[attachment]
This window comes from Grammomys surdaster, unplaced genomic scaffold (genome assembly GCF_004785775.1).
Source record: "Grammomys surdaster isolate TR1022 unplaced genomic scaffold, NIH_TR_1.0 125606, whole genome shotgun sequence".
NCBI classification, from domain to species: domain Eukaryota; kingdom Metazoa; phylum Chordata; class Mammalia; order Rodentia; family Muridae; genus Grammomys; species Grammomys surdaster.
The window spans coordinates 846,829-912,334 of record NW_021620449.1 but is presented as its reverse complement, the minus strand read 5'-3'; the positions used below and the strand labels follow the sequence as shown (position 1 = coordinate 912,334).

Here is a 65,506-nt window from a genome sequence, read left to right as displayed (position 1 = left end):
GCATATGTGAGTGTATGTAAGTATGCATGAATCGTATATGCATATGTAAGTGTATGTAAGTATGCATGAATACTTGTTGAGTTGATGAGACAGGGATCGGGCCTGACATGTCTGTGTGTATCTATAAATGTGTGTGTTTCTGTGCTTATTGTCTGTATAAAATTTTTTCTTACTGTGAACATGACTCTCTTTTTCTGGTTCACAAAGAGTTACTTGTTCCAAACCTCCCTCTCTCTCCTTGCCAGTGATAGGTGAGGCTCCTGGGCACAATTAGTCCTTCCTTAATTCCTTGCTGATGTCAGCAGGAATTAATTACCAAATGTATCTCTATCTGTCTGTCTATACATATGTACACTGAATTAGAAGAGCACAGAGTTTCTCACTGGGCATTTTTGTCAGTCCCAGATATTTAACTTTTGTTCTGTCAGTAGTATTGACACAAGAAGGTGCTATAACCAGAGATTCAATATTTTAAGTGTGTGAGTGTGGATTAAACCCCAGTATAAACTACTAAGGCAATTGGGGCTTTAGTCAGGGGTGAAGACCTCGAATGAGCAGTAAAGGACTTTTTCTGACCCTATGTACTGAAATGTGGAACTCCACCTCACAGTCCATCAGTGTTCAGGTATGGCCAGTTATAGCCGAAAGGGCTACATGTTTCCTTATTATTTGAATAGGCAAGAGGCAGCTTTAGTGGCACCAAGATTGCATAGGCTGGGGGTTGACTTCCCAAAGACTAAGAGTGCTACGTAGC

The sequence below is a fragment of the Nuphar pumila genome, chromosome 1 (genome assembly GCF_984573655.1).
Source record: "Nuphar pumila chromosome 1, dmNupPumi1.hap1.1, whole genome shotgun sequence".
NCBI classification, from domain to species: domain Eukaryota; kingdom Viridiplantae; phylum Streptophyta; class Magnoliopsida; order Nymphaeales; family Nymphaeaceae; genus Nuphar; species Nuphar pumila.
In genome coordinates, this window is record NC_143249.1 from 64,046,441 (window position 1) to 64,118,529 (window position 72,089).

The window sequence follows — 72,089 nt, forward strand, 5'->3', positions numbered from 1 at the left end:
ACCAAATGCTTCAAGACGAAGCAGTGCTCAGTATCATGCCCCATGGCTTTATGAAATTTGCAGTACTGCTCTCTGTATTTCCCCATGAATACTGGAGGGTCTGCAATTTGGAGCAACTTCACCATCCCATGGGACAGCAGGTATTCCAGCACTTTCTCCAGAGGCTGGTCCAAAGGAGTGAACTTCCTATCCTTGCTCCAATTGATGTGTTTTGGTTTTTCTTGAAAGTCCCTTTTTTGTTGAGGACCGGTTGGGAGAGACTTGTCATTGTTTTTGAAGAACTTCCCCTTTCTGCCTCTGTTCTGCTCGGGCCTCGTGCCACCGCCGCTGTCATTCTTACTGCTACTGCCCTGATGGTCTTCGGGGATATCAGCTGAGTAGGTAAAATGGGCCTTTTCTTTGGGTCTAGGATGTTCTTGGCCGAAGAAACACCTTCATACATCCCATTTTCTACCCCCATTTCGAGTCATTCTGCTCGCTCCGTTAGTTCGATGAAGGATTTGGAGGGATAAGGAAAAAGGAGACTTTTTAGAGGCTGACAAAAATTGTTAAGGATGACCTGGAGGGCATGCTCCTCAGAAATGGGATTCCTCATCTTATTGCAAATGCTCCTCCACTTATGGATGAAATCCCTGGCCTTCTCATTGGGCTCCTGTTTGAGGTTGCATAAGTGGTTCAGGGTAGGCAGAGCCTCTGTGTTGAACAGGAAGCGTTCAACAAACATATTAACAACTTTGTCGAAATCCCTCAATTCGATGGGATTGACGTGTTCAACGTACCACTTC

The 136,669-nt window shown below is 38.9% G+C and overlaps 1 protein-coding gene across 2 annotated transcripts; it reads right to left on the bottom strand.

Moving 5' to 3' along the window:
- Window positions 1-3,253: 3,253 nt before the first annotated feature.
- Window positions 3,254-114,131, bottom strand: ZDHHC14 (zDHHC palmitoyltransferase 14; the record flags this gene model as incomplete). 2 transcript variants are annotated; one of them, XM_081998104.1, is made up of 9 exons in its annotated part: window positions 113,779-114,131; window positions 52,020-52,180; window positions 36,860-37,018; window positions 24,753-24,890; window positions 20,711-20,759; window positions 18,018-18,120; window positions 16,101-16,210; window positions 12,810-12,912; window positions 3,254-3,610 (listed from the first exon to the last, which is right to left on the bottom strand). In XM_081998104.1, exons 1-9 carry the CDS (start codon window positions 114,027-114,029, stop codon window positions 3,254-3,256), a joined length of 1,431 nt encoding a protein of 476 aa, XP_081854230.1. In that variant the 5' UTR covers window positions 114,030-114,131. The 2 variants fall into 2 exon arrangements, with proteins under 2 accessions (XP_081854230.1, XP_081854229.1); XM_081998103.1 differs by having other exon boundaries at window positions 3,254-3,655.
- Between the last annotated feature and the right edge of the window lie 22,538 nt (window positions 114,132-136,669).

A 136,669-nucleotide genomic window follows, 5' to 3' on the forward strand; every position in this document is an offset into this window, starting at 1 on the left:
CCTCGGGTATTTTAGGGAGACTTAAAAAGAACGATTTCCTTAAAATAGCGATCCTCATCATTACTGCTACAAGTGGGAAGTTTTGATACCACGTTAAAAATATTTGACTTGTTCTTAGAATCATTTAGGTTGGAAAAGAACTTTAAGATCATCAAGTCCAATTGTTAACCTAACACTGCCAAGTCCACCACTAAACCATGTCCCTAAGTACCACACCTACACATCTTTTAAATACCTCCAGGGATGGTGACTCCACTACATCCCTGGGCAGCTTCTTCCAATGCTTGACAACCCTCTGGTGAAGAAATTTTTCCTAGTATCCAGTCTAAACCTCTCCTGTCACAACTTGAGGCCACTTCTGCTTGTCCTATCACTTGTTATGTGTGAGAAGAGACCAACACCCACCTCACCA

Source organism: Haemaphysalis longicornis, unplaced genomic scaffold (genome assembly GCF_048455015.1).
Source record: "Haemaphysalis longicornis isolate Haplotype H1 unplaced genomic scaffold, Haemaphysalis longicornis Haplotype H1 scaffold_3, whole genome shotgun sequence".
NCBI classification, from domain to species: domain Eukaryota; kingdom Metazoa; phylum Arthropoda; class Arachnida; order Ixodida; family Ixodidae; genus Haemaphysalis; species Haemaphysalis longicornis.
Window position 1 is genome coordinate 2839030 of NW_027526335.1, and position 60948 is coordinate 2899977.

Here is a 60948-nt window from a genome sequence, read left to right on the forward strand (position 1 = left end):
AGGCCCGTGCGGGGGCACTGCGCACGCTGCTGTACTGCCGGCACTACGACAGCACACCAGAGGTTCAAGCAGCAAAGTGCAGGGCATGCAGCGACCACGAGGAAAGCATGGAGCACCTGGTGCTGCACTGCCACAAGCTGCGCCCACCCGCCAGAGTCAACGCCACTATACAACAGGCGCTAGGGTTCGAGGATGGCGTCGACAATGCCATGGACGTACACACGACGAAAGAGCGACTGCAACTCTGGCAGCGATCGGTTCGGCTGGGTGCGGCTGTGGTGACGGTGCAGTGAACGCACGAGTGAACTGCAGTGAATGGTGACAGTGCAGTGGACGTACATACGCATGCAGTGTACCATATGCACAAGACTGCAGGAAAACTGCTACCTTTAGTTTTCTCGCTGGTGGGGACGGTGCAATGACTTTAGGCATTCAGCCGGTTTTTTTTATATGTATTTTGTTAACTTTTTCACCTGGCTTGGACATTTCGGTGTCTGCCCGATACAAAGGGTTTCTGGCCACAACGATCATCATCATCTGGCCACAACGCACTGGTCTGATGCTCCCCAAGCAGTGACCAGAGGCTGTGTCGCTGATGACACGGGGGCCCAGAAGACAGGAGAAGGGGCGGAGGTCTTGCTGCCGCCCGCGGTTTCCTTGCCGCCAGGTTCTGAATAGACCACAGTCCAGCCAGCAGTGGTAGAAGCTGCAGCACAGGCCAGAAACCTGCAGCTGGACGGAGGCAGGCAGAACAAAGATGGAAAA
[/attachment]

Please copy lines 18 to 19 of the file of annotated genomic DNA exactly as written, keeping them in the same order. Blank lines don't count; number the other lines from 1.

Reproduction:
A 136,669-nucleotide genomic window follows, 5' to 3' on the forward strand; every position in this document is an offset into this window, starting at 1 on the left:
CCTCGGGTATTTTAGGGAGACTTAAAAAGAACGATTTCCTTAAAATAGCGATCCTCATCATTACTGCTACAAGTGGGAAGTTTTGATACCACGTTAAAAATATTTGACTTGTTCTTAGAATCATTTAGGTTGGAAAAGAACTTTAAGATCATCAAGTCCAATTGTTAACCTAACACTGCCAAGTCCACCACTAAACCATGTCCCTAAGTACCACACCTACACATCTTTTAAATACCTCCAGGGATGGTGACTCCACTACATCCCTGGGCAGCTTCTTCCAATGCTTGACAACCCTCTGGTGAAGAAATTTTTCCTAGTATCCAGTCTAAACCTCTCCTGTCACAACTTGAGGCCACTTCTGCTTGTCCTATCACTTGTTATGTGTGAGAAGAGACCAACACCCACCTCACCA